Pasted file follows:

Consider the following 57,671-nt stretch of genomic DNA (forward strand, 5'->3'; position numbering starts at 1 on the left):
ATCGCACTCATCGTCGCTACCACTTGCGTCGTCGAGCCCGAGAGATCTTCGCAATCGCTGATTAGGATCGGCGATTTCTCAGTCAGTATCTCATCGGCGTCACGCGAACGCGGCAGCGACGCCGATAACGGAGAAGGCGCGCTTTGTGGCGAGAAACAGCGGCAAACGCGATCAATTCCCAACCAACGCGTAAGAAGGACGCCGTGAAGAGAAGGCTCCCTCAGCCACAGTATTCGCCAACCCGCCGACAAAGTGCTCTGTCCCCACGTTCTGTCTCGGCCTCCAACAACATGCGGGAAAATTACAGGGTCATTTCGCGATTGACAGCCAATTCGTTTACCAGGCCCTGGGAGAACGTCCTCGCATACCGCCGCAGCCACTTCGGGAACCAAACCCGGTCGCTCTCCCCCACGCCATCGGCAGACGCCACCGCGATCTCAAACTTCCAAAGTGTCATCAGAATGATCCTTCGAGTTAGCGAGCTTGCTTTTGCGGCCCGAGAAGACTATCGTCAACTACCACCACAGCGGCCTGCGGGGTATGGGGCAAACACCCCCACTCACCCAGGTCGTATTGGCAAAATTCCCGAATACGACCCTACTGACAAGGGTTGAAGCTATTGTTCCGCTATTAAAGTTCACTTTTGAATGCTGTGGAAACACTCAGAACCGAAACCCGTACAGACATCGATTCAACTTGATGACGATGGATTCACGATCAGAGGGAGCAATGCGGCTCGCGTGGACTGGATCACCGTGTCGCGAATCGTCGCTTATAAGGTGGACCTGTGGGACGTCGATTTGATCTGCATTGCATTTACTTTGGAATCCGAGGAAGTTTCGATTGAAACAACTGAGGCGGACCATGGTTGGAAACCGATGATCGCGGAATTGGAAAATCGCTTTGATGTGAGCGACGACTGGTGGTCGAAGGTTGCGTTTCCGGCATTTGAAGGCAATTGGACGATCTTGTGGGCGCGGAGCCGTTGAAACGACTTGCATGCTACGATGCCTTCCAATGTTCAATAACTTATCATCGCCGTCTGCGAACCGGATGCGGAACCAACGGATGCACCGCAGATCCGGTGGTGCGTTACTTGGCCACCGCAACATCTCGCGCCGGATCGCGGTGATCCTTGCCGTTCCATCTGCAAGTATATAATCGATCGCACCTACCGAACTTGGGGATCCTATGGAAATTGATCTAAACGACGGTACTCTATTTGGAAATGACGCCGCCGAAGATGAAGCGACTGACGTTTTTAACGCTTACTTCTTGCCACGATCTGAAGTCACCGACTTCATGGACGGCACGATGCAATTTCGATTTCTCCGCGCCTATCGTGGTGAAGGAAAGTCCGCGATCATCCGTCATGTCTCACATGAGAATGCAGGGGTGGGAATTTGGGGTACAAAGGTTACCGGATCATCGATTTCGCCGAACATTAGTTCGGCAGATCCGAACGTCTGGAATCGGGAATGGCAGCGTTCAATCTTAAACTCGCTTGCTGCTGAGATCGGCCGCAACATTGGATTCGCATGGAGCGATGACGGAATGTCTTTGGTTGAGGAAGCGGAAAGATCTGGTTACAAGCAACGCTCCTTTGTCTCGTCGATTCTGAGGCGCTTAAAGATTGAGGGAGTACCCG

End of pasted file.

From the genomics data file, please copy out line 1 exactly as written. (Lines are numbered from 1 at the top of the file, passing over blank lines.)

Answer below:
Consider the following 57,671-nt stretch of genomic DNA (forward strand, 5'->3'; position numbering starts at 1 on the left):